Phacops rana can be recognized by its large eyes (which remind some observers of a frog's eyes—the specific name rana is a reference to a common frog), its fairly large size (up to 6 inches long), and its habit of rolling up into a ball like a pill bug ("volvation"). In order to protect themselves from predators, Phacops rana would roll into a ball with its hard exoskeleton on the outside as protection. Many other trilobites possessed the same ability, but Phacops rana nearly perfected it. The slightest amount of sediment would trigger their senses, and Phacops rana would be hidden in a tiny shelter made of its own body. Although this safety feature often helped them to evade predators, occasionally it backfired and the trilobite would be buried under heavy sediment. Their fossils can still be found in balled-up positions 400 million years later.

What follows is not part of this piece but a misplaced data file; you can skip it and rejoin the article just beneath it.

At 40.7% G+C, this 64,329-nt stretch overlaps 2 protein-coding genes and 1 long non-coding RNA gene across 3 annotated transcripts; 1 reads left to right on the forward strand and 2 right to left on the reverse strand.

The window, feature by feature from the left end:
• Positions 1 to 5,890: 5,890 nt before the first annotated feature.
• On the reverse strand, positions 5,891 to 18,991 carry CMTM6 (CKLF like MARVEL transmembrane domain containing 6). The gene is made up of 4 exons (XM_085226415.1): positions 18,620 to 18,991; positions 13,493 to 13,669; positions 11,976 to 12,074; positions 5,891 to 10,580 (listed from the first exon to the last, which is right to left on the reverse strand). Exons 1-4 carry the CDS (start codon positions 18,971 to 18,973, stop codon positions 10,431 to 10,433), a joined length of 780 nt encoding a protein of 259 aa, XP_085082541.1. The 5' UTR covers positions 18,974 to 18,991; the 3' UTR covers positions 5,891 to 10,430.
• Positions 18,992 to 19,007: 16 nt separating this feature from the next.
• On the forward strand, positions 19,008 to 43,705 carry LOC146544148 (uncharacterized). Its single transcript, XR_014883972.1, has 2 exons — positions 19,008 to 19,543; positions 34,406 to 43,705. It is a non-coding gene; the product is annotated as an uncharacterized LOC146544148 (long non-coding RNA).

Phacops rana is found both in the northeastern U.S. and in Morocco; North America was attached to the African plate during the Devonian.
The most striking feature of the morphology of Phacops rana and its relatives is their eyes. These differed from the eyes of most trilobites in having comparatively few lenses spaced between deep sclera. The lenses themselves were very rounded instead of largely flat. The eyes were mounted on turret-like structures which could swivel, providing the animal with an almost 360-degree field of view. This type of eye is known as the schizochroal eye.